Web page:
What Has Canterbury to Do with Mecca?


In 2006 Anne Holmes Redding converted to Islam, which wouldn’t be such a problem if it weren’t for the fact that she’s also an Episcopal priest at St. Mark’s Episcopal Cathedra in Seattle, Washington. Of her conversion, Redding said, “I am both Muslim and Christian. I’m 100 percent both.” According to her diocesan newsletter, her bishop, Vincent Warner, "accepts Redding as an Episcopal priest and a Muslim, and that he finds the interfaith possibilities exciting." The diocese of Rhode Island, which ordained Redding, begged to differ and suspended her for one year’s period of time, during which she was supposed to "reflect on the doctrines of the Christian faith."

This weird little story suggests why the Episcopal Church in the United States of America (ECUSA) is on the verge of schism with the larger Anglican communion. But it also suggests problems with liberal denomination’s insouciance toward doctrine. After all, as Daveed Gartenstein-Ross points out:

As a matter of simple logic, the idea that Redding could be both Christian and Muslim is untenable. Boston College philosophy professor Peter Kreeft has described the doctrine of Jesus’ divinity as “the central Christian doctrine.” And Frank Spina, an Episcopal priest and professor of Old Testament and biblical theology at Seattle Pacific University, was correct when he told the Seattle Times in response to Redding’s conversion: “The essence of Christianity was not that Jesus was a great rabbi or even a great prophet, but that he is the very incarnation of the God that created the world. . . . Christianity stands or falls on who Jesus is.”

On the other hand, the idea that Jesus is not divine is equally central to Islam. The Qur’an, which Muslims believe is the direct word of God, denies Jesus’ divinity multiple times. Sura 4:171 warns People of the Book (Christians and Jews) to “believe in Allah and His messengers, and say not ‘Three’—Cease! (it is) better for you!—Allah is only One God. Far is it removed from His transcendent majesty that He should have a son.” Going beyond that, Sura 5:17 declares that “they indeed have disbelieved who say: Lo! Allah is the Messiah, son of Mary.” And Sura 5:73 denounces adherence to the Christian doctrine of the Holy Trinity as a form of disbelief.

This conflicting view of Jesus’ divinity is all one needs to know to understand that it is impossible to be Christian and Muslim at the same time. This doctrinal difference is anything but incidental: It goes to the two faiths’ very conceptions of the deity. A necessary part of being Christian is accepting that Jesus was divine. This is enshrined in the catechism of the Episcopal Church, which teaches that God the Son is part of the Holy Trinity. Likewise, a necessary part of being Muslim is denying Jesus’ divinity: The idea that Christ was God violates the tenet of tawhid (the oneness of God) that is central to both the Qur’an and Muhammad’s teachings.

Not only does liberal denomination’s insouciance result in incoherence, it also harms the interfaith dialogue such an insouciance is supposed to promote. Gartenstein-Ross goes on to write:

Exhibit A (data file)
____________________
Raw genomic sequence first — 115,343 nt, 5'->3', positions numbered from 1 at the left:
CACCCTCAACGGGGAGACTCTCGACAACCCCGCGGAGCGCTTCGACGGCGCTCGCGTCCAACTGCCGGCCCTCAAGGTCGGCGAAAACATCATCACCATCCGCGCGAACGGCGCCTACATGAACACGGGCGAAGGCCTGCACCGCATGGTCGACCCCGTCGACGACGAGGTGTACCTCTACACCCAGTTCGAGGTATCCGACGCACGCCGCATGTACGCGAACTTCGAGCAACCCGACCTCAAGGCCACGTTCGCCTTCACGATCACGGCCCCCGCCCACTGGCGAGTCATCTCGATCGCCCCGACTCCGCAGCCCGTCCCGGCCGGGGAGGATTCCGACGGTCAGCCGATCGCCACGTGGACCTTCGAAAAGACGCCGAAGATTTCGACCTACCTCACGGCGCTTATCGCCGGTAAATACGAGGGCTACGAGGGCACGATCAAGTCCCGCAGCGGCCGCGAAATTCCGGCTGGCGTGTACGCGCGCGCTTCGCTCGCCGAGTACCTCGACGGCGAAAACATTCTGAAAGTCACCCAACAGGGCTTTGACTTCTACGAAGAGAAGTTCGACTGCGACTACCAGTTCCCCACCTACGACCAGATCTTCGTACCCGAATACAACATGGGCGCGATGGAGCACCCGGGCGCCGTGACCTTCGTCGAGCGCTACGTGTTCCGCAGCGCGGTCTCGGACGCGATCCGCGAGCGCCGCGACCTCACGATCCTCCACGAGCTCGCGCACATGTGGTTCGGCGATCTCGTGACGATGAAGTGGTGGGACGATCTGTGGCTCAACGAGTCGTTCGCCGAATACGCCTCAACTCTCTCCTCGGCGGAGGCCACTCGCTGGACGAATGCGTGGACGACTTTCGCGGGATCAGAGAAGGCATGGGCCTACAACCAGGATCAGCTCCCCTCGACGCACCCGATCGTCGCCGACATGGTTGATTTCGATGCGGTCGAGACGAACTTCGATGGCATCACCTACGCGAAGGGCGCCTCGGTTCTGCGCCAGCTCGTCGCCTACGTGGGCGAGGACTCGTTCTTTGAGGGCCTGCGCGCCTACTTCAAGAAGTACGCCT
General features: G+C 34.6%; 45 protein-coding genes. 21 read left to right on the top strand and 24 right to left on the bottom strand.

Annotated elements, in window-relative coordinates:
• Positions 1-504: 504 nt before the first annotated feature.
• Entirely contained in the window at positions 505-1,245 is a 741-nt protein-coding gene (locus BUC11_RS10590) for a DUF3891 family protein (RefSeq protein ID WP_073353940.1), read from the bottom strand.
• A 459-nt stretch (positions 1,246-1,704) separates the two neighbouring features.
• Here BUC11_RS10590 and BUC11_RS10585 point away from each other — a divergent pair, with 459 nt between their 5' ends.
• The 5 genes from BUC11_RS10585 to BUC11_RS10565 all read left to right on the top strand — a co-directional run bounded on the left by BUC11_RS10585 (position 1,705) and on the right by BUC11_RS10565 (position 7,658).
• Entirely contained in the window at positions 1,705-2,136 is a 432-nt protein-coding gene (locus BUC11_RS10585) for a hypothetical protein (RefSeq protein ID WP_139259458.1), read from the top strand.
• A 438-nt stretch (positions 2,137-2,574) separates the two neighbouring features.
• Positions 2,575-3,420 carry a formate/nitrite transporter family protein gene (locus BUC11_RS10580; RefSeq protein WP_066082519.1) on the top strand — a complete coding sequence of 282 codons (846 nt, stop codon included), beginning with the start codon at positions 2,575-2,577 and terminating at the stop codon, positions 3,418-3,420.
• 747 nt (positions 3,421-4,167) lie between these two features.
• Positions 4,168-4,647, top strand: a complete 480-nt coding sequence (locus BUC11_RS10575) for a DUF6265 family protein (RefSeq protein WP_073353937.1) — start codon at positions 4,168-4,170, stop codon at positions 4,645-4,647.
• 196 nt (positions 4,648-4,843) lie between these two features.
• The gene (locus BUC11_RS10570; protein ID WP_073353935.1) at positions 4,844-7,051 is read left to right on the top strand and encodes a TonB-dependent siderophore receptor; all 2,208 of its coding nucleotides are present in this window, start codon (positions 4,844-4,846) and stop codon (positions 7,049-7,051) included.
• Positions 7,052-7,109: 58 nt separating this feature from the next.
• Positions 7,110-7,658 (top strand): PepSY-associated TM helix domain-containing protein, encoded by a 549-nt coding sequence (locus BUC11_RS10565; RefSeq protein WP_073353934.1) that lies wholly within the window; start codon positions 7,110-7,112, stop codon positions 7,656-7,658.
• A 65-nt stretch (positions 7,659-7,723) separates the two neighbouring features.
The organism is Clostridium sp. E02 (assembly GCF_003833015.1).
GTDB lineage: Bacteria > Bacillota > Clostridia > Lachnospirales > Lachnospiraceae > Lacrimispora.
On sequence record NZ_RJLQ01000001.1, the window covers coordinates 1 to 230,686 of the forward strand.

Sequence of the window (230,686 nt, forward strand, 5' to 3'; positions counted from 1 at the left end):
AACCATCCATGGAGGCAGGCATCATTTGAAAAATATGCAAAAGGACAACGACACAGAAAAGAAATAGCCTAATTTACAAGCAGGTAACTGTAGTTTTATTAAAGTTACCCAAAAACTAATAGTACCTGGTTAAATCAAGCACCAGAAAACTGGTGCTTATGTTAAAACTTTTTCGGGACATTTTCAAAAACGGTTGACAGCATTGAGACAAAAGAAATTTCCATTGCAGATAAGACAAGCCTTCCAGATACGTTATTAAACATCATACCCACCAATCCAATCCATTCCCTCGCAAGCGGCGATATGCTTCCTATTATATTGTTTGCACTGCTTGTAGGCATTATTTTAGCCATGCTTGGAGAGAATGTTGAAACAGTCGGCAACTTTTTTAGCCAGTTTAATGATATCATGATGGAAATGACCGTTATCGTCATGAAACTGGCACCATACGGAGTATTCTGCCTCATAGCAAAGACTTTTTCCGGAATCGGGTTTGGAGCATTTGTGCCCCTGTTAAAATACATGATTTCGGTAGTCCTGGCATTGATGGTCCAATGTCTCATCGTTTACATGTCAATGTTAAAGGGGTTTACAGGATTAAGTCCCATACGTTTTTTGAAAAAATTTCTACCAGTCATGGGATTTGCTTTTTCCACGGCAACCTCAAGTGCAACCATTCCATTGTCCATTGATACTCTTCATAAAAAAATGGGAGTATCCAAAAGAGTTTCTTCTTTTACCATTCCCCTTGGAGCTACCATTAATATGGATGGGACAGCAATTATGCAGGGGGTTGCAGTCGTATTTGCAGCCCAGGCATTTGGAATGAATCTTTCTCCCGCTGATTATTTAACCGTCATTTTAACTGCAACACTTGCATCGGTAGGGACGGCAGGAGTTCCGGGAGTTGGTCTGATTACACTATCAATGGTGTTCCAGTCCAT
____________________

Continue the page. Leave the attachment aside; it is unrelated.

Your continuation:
A powerful movement within the broader Christian church seemingly believes it polite to water down religious doctrine that may make non-Christians uncomfortable. Indeed, many non-Christians are offended by Christianity’s belief that salvation can be found only in Jesus—thus holding that other religions provide a deficient connection to God.

Some argue that having religious doctrine that is at odds with contemporary thinking hurts the Church. Certainly, the Rt. Rev. Warner’s stance on Redding’s conversion suggests that he favors a path of accommodation on doctrinal issues. Others in the Episcopal Church have shown similar inclinations where Islam is concerned. In a 2003 Christmas sermon, the Rt. Rev. John Bryson Chane, Episcopal bishop of Washington, D.C., asked a series of rhetorical questions: “And what was God thinking . . . when the Angel Gabriel was sent by God to reveal the Law to Moses? And what was God thinking . . . when the Angel Gabriel was sent by God to reveal the sacred Qur’an to the prophet Muhammad? And what was God thinking . . . when the Angel Gabriel was sent by God to reveal the birth of Jesus Christ, the Son of God?” This was particularly puzzling, since the Rt. Rev. Chane affirmed Jesus as the Son of God in the same breath that he affirmed the sacred nature of the Qur’an, which expressly denies the Holy Trinity.

The question is whether such doctrinal compromise actually creates interfaith opportunities. Not only is this approach unlikely to bolster interfaith activities, but it may actually undermine them. The available evidence suggests that interfaith dialogue is least effective when those engaging in it do not have their feet firmly planted in their own faith traditions. The point of interfaith dialogue is to learn about religions that are foreign to us—and an integral part of accomplishing this is being upfront about theological differences. When a church involved in interfaith dialogue soft-pedals Christian doctrine in the interest of painting a picture that appeals to its dialogue partners, its credibility can be undermined. A couple of years ago, I spoke with a member of a conservative church that had recently begun interfaith dialogue with a mosque. Before that, the mosque had dialogued with a more liberal church. Mosque leaders were pleased to have more conservative dialogue partners: They expressed satisfaction that “now we’ll get to see what Christians really think.”

Unfortunately, at least in some dioceses of the ECUSA, it seems that one can no longer count on bishops and priests to say what Christians really think.

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